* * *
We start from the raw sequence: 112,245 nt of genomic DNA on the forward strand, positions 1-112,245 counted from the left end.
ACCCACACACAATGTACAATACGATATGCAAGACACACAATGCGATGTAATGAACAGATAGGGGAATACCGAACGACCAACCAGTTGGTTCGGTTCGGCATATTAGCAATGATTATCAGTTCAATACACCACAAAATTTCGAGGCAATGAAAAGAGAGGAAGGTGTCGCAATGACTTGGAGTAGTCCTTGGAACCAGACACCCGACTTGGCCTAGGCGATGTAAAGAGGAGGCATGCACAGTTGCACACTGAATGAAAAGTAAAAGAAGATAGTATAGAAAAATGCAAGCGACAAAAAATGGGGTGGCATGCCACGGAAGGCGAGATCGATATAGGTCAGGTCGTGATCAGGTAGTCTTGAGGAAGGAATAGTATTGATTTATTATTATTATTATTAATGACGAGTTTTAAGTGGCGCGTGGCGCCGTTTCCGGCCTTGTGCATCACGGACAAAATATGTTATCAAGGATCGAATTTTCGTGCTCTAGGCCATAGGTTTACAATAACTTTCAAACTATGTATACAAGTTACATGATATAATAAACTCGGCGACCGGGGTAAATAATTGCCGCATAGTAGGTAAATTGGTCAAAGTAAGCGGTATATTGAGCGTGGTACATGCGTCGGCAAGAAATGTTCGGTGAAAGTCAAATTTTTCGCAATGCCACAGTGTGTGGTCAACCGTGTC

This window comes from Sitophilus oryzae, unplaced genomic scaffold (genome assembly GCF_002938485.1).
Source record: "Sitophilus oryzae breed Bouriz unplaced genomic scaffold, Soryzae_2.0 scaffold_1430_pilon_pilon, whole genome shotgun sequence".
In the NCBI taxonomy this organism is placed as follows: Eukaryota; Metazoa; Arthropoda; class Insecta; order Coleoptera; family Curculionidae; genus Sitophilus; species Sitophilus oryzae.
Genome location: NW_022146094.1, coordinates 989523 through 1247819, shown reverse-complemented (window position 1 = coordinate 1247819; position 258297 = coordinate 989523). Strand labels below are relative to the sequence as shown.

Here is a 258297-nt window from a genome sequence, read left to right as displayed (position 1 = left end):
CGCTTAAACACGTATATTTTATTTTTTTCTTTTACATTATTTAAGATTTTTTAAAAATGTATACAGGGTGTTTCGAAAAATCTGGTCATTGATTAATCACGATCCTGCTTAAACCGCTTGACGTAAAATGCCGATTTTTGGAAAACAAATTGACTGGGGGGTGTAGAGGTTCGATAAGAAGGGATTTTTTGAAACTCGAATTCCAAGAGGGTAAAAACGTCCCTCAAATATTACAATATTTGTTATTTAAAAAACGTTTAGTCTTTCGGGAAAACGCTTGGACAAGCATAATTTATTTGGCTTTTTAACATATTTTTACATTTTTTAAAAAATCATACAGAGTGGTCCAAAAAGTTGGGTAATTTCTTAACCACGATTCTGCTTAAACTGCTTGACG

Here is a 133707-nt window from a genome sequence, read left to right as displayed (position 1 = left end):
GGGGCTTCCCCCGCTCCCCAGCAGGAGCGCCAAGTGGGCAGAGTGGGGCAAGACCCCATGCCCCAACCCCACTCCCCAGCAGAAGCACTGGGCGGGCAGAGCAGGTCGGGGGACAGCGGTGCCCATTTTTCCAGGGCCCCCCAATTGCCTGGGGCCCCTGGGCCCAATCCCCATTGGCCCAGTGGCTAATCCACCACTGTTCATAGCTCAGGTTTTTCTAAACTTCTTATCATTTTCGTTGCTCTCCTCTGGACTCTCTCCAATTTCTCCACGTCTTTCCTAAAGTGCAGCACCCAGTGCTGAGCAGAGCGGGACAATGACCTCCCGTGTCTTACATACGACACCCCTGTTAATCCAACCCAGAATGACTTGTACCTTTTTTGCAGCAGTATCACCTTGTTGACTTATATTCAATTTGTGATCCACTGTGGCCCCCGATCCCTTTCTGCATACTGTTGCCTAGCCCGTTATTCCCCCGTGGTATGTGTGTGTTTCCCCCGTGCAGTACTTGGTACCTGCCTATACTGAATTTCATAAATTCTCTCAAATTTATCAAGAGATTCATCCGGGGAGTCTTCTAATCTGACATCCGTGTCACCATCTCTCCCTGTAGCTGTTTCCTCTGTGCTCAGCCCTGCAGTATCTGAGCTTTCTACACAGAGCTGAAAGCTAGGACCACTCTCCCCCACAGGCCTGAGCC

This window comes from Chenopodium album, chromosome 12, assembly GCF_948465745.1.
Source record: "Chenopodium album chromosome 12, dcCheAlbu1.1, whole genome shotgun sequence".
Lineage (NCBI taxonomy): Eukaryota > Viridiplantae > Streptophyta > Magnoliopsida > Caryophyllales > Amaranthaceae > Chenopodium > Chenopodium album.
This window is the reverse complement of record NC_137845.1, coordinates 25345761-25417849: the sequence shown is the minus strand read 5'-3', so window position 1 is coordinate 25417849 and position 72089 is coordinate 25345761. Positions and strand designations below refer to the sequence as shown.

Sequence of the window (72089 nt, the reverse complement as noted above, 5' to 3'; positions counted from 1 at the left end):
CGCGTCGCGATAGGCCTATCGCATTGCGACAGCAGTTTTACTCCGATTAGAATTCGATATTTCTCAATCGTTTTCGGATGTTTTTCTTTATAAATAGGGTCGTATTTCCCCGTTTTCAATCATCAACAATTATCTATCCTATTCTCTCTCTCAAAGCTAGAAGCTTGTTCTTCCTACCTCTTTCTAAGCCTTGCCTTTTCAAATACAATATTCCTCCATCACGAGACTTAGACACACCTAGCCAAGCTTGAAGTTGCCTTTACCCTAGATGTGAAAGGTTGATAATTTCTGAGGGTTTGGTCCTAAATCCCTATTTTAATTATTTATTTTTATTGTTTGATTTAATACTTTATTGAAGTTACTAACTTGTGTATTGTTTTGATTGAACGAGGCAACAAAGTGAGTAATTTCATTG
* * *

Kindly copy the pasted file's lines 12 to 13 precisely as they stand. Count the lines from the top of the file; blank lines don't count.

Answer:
Source record: "Chenopodium album chromosome 12, dcCheAlbu1.1, whole genome shotgun sequence".
Lineage (NCBI taxonomy): Eukaryota > Viridiplantae > Streptophyta > Magnoliopsida > Caryophyllales > Amaranthaceae > Chenopodium > Chenopodium album.